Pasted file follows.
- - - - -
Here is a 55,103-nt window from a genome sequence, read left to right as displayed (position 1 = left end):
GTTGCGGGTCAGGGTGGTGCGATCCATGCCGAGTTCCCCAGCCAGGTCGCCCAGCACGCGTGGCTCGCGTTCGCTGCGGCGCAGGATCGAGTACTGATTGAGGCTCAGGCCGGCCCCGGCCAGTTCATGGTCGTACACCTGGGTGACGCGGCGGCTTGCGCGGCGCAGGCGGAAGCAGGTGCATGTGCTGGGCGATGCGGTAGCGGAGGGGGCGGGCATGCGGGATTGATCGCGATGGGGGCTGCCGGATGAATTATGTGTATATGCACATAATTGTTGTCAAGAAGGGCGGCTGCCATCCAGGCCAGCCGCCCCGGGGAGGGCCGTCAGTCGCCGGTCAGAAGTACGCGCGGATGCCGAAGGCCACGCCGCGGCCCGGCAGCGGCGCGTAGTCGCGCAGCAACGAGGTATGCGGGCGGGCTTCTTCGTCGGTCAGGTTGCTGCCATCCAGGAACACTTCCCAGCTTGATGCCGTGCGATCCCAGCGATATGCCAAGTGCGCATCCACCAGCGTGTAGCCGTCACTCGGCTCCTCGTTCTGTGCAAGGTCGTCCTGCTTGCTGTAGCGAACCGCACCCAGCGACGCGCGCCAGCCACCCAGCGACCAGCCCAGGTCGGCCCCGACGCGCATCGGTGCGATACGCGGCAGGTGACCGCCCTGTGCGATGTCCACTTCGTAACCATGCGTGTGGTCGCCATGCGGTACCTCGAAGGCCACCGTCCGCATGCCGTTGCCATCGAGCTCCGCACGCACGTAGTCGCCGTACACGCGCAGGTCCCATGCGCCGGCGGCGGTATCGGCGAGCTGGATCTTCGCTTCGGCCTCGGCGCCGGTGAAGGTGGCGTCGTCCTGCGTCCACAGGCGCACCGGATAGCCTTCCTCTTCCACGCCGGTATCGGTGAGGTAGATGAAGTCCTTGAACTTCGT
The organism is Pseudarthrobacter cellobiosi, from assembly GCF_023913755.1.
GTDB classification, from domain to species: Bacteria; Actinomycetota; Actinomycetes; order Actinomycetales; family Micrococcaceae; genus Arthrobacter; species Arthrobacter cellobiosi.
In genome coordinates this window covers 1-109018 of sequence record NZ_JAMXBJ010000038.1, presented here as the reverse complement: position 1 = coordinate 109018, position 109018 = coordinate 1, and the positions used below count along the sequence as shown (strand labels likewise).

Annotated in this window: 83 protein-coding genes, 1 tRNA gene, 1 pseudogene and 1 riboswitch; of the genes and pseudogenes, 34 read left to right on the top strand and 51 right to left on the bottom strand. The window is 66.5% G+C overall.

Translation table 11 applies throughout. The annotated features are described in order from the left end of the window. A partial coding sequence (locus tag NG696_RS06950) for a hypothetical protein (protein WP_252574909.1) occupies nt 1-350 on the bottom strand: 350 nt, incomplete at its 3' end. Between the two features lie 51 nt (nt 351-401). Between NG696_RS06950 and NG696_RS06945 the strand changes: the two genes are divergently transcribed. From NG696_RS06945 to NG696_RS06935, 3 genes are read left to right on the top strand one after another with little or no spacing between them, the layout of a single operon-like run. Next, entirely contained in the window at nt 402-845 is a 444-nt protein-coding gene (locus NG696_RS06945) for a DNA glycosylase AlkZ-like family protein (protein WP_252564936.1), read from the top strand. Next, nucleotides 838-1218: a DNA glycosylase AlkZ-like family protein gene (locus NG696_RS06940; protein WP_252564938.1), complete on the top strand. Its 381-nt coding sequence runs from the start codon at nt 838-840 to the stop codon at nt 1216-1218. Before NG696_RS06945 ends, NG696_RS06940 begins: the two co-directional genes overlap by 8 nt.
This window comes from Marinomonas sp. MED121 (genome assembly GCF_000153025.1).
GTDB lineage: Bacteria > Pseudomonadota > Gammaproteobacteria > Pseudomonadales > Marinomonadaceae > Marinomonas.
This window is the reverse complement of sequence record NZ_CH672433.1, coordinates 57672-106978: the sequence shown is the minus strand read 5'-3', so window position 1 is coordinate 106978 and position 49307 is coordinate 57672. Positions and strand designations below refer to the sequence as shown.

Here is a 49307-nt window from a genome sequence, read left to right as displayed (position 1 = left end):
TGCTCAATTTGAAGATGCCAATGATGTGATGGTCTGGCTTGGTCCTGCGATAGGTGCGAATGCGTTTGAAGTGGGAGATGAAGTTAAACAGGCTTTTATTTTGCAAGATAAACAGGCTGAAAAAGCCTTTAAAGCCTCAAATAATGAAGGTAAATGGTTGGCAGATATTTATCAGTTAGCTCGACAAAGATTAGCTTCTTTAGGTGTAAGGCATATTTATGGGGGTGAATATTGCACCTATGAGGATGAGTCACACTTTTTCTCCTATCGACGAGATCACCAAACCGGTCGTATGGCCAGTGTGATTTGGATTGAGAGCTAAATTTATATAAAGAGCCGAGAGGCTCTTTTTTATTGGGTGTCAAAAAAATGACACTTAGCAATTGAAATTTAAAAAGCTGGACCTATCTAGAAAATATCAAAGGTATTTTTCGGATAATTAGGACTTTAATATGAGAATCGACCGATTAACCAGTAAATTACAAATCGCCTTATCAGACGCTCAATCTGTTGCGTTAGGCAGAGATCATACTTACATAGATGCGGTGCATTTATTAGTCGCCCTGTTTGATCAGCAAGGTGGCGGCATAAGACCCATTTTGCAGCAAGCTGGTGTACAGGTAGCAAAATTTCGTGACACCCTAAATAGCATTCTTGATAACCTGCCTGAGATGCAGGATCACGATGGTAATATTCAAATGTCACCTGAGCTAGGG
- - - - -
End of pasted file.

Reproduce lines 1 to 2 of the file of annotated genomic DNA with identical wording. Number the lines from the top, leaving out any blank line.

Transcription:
Here is a 55,103-nt window from a genome sequence, read left to right as displayed (position 1 = left end):
GTTGCGGGTCAGGGTGGTGCGATCCATGCCGAGTTCCCCAGCCAGGTCGCCCAGCACGCGTGGCTCGCGTTCGCTGCGGCGCAGGATCGAGTACTGATTGAGGCTCAGGCCGGCCCCGGCCAGTTCATGGTCGTACACCTGGGTGACGCGGCGGCTTGCGCGGCGCAGGCGGAAGCAGGTGCATGTGCTGGGCGATGCGGTAGCGGAGGGGGCGGGCATGCGGGATTGATCGCGATGGGGGCTGCCGGATGAATTATGTGTATATGCACATAATTGTTGTCAAGAAGGGCGGCTGCCATCCAGGCCAGCCGCCCCGGGGAGGGCCGTCAGTCGCCGGTCAGAAGTACGCGCGGATGCCGAAGGCCACGCCGCGGCCCGGCAGCGGCGCGTAGTCGCGCAGCAACGAGGTATGCGGGCGGGCTTCTTCGTCGGTCAGGTTGCTGCCATCCAGGAACACTTCCCAGCTTGATGCCGTGCGATCCCAGCGATATGCCAAGTGCGCATCCACCAGCGTGTAGCCGTCACTCGGCTCCTCGTTCTGTGCAAGGTCGTCCTGCTTGCTGTAGCGAACCGCACCCAGCGACGCGCGCCAGCCACCCAGCGACCAGCCCAGGTCGGCCCCGACGCGCATCGGTGCGATACGCGGCAGGTGACCGCCCTGTGCGATGTCCACTTCGTAACCATGCGTGTGGTCGCCATGCGGTACCTCGAAGGCCACCGTCCGCATGCCGTTGCCATCGAGCTCCGCACGCACGTAGTCGCCGTACACGCGCAGGTCCCATGCGCCGGCGGCGGTATCGGCGAGCTGGATCTTCGCTTCGGCCTCGGCGCCGGTGAAGGTGGCGTCGTCCTGCGTCCACAGGCGCACCGGATAGCCTTCCTCTTCCACGCCGGTATCGGTGAGGTAGATGAAGTCCTTGAACTTCGT